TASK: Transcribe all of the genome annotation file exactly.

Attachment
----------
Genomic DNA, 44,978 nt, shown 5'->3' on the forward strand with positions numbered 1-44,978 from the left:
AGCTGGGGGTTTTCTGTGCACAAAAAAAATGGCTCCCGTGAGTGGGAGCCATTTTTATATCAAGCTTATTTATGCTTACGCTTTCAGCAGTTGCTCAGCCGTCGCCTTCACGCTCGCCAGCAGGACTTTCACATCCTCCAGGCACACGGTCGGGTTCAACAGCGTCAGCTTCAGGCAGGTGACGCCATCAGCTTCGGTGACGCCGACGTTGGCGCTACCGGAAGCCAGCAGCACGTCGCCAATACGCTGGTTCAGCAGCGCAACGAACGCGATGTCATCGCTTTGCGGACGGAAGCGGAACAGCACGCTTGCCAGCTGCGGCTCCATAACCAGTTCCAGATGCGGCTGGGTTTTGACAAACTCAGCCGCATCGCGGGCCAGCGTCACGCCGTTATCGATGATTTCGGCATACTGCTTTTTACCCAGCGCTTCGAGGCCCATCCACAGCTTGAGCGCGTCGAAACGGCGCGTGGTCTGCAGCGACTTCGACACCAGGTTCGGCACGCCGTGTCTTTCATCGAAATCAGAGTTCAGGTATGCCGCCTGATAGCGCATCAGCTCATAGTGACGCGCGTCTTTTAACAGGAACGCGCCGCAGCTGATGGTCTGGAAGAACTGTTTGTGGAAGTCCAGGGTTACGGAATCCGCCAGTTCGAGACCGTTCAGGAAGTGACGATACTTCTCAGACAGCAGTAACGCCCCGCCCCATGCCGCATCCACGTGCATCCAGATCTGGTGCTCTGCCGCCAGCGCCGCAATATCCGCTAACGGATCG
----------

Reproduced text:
Genomic DNA, 44,978 nt, shown 5'->3' on the forward strand with positions numbered 1-44,978 from the left:
AGCTGGGGGTTTTCTGTGCACAAAAAAAATGGCTCCCGTGAGTGGGAGCCATTTTTATATCAAGCTTATTTATGCTTACGCTTTCAGCAGTTGCTCAGCCGTCGCCTTCACGCTCGCCAGCAGGACTTTCACATCCTCCAGGCACACGGTCGGGTTCAACAGCGTCAGCTTCAGGCAGGTGACGCCATCAGCTTCGGTGACGCCGACGTTGGCGCTACCGGAAGCCAGCAGCACGTCGCCAATACGCTGGTTCAGCAGCGCAACGAACGCGATGTCATCGCTTTGCGGACGGAAGCGGAACAGCACGCTTGCCAGCTGCGGCTCCATAACCAGTTCCAGATGCGGCTGGGTTTTGACAAACTCAGCCGCATCGCGGGCCAGCGTCACGCCGTTATCGATGATTTCGGCATACTGCTTTTTACCCAGCGCTTCGAGGCCCATCCACAGCTTGAGCGCGTCGAAACGGCGCGTGGTCTGCAGCGACTTCGACACCAGGTTCGGCACGCCGTGTCTTTCATCGAAATCAGAGTTCAGGTATGCCGCCTGATAGCGCATCAGCTCATAGTGACGCGCGTCTTTTAACAGGAACGCGCCGCAGCTGATGGTCTGGAAGAACTGTTTGTGGAAGTCCAGGGTTACGGAATCCGCCAGTTCGAGACCGTTCAGGAAGTGACGATACTTCTCAGACAGCAGTAACGCCCCGCCCCATGCCGCATCCACGTGCATCCAGATCTGGTGCTCTGCCGCCAGCGCCGCAATATCCGCTAACGGATCG